Another important milestone is that protection and regeneration of natural ecosystems such as forests, mangroves, saltmarshes and seagrass meadows is finally recognised by COP as an important part of the strategy to combat climate change. Those coastal marine ecosystems, which are referred to as ‘blue carbon’ environments are incredibly effective carbon sinks, whose protection will not only ensure a contribution to carbon sequestration but enhance biodiversity and deliver a raft of positive ecosystem services. Nevertheless, there is a need to understand in more detail, how these ecosystems will respond to climate change and to monitor their actual C sequestration. These are research activities that we are in a good position to contribute to with several groups studying relevant environmental processes and trace gases. Another area that is getting more attention is the carbon footprint of agriculture, again an area where we have critical expertise and where SLS researchers can make contributions to the research agenda.
Whilst those are important areas where a more detailed scientific understanding is required, the basic science background of climate change has been clear for too long, with no sense of urgency and too little action. The key question is how we get society to make the changes that are required. I believe that creating a dialogue between citizens, scientists, business, and government at various levels will be vital for driving positive changes. There have been excellent examples at COP26 that illustrate the critical role of positive communication and citizen involvement and how these can lead to the creation of action plans at local and regional level with positive outcomes for local communities. It needs a few success stories that deliver positive change in quality of life and sustainability, which will hopefully increase the roll out of programmes for mitigation and adaptation measures, especially if there is a demand and acceptance from the public for positive action. The University is already looking at opportunities to engage with local community and governments to enhance sustainability in the region.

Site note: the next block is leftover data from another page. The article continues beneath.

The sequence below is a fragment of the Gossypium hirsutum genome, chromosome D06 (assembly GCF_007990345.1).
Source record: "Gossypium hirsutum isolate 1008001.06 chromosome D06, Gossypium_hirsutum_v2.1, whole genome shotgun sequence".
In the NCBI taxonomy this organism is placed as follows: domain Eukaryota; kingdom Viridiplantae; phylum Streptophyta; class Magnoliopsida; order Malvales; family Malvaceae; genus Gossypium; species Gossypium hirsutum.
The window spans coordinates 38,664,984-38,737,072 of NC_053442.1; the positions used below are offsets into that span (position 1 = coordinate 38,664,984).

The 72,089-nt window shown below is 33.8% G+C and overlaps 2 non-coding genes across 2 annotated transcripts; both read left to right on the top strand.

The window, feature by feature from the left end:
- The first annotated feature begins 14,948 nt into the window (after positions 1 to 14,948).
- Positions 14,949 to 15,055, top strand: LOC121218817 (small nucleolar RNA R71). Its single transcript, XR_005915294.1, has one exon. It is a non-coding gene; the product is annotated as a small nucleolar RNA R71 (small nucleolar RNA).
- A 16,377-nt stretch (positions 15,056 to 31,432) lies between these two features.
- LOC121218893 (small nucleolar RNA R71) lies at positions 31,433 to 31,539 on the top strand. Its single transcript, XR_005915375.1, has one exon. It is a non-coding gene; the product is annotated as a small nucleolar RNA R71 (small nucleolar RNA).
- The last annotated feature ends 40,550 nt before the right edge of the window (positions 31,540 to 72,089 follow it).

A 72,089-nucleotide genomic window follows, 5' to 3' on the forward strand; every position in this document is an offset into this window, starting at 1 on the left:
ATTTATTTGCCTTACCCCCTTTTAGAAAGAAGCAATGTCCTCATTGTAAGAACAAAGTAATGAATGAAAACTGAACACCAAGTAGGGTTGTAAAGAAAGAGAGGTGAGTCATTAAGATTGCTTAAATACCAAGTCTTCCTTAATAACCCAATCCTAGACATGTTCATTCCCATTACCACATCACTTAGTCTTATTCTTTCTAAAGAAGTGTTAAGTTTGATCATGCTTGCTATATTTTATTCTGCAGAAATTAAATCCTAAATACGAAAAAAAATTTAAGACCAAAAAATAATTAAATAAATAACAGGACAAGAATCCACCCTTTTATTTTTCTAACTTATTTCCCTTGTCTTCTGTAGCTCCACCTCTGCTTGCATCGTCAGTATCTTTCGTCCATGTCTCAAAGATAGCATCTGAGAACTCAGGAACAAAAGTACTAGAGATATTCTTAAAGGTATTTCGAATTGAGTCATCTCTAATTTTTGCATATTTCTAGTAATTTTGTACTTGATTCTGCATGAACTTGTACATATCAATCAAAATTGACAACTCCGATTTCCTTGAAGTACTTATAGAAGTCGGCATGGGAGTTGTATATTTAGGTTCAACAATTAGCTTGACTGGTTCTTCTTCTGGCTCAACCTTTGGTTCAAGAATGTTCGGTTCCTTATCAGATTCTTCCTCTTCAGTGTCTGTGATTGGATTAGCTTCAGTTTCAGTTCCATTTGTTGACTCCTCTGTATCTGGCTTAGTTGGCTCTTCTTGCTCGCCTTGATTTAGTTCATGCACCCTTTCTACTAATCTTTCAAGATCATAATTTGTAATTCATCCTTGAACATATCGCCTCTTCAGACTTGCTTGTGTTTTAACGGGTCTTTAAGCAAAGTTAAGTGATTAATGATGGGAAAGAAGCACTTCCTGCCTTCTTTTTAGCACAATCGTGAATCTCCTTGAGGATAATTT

There is huge potential across the university to be a centre for climate action, going well beyond the research on innovation in the automotive sector, but also in the humanities, arts, economics, and of course Life Sciences."
Professor Hendrik Schaefer is part of expert delegation attending COP26
Environmental microbiologist Professor Hendrik Schaefer is one of 17 University of Warwick delegates taking their expertise to COP26. The university is one of a limited number of institutions to have been granted official observer status by the UN-led conference, which is being hosted by the UK.